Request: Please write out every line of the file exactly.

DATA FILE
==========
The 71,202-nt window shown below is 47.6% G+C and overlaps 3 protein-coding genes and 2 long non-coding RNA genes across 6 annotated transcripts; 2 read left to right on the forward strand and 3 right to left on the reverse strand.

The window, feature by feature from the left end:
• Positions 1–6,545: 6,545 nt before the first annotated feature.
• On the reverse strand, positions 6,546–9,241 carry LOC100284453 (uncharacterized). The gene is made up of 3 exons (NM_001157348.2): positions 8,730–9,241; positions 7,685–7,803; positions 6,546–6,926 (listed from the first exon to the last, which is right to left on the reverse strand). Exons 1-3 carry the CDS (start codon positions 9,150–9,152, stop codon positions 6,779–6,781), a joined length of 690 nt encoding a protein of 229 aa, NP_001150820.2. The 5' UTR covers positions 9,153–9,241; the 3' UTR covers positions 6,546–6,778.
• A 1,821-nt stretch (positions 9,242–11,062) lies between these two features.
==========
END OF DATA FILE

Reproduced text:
The 71,202-nt window shown below is 47.6% G+C and overlaps 3 protein-coding genes and 2 long non-coding RNA genes across 6 annotated transcripts; 2 read left to right on the forward strand and 3 right to left on the reverse strand.

The window, feature by feature from the left end:
• Positions 1–6,545: 6,545 nt before the first annotated feature.
• On the reverse strand, positions 6,546–9,241 carry LOC100284453 (uncharacterized). The gene is made up of 3 exons (NM_001157348.2): positions 8,730–9,241; positions 7,685–7,803; positions 6,546–6,926 (listed from the first exon to the last, which is right to left on the reverse strand). Exons 1-3 carry the CDS (start codon positions 9,150–9,152, stop codon positions 6,779–6,781), a joined length of 690 nt encoding a protein of 229 aa, NP_001150820.2. The 5' UTR covers positions 9,153–9,241; the 3' UTR covers positions 6,546–6,778.
• A 1,821-nt stretch (positions 9,242–11,062) lies between these two features.